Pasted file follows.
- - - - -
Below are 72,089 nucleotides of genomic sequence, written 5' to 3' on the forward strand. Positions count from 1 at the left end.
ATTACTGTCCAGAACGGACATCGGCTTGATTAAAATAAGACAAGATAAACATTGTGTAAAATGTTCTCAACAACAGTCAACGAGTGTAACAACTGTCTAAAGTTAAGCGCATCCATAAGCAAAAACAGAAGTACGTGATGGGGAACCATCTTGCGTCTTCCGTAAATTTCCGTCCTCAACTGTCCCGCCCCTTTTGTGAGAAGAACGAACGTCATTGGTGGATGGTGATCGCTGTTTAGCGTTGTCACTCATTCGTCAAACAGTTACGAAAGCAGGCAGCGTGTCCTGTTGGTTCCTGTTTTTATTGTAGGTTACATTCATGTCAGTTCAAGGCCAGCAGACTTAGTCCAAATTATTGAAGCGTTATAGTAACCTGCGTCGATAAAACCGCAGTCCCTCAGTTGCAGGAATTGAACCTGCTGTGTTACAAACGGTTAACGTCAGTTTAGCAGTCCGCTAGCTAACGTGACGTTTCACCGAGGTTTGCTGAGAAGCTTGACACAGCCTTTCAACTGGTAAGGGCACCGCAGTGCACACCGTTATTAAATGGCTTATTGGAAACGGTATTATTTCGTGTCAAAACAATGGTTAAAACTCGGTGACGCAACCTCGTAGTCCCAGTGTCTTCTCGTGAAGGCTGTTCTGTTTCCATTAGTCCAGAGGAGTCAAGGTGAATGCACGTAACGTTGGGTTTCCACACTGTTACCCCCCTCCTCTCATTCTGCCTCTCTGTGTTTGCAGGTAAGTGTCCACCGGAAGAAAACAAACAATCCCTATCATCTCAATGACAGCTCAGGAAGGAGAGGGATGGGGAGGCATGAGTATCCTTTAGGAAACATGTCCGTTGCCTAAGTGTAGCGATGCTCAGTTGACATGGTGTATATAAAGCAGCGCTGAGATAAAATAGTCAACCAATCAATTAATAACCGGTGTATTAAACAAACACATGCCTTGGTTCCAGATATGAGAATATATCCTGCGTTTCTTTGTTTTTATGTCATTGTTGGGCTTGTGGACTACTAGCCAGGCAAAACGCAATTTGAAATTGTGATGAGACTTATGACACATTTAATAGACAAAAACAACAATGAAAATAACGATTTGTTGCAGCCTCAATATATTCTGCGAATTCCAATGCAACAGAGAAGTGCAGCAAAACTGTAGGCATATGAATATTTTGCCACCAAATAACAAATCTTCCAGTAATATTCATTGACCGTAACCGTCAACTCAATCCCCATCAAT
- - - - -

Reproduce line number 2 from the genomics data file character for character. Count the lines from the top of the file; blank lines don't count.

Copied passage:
ATTACTGTCCAGAACGGACATCGGCTTGATTAAAATAAGACAAGATAAACATTGTGTAAAATGTTCTCAACAACAGTCAACGAGTGTAACAACTGTCTAAAGTTAAGCGCATCCATAAGCAAAAACAGAAGTACGTGATGGGGAACCATCTTGCGTCTTCCGTAAATTTCCGTCCTCAACTGTCCCGCCCCTTTTGTGAGAAGAACGAACGTCATTGGTGGATGGTGATCGCTGTTTAGCGTTGTCACTCATTCGTCAAACAGTTACGAAAGCAGGCAGCGTGTCCTGTTGGTTCCTGTTTTTATTGTAGGTTACATTCATGTCAGTTCAAGGCCAGCAGACTTAGTCCAAATTATTGAAGCGTTATAGTAACCTGCGTCGATAAAACCGCAGTCCCTCAGTTGCAGGAATTGAACCTGCTGTGTTACAAACGGTTAACGTCAGTTTAGCAGTCCGCTAGCTAACGTGACGTTTCACCGAGGTTTGCTGAGAAGCTTGACACAGCCTTTCAACTGGTAAGGGCACCGCAGTGCACACCGTTATTAAATGGCTTATTGGAAACGGTATTATTTCGTGTCAAAACAATGGTTAAAACTCGGTGACGCAACCTCGTAGTCCCAGTGTCTTCTCGTGAAGGCTGTTCTGTTTCCATTAGTCCAGAGGAGTCAAGGTGAATGCACGTAACGTTGGGTTTCCACACTGTTACCCCCCTCCTCTCATTCTGCCTCTCTGTGTTTGCAGGTAAGTGTCCACCGGAAGAAAACAAACAATCCCTATCATCTCAATGACAGCTCAGGAAGGAGAGGGATGGGGAGGCATGAGTATCCTTTAGGAAACATGTCCGTTGCCTAAGTGTAGCGATGCTCAGTTGACATGGTGTATATAAAGCAGCGCTGAGATAAAATAGTCAACCAATCAATTAATAACCGGTGTATTAAACAAACACATGCCTTGGTTCCAGATATGAGAATATATCCTGCGTTTCTTTGTTTTTATGTCATTGTTGGGCTTGTGGACTACTAGCCAGGCAAAACGCAATTTGAAATTGTGATGAGACTTATGACACATTTAATAGACAAAAACAACAATGAAAATAACGATTTGTTGCAGCCTCAATATATTCTGCGAATTCCAATGCAACAGAGAAGTGCAGCAAAACTGTAGGCATATGAATATTTTGCCACCAAATAACAAATCTTCCAGTAATATTCATTGACCGTAACCGTCAACTCAATCCCCATCAAT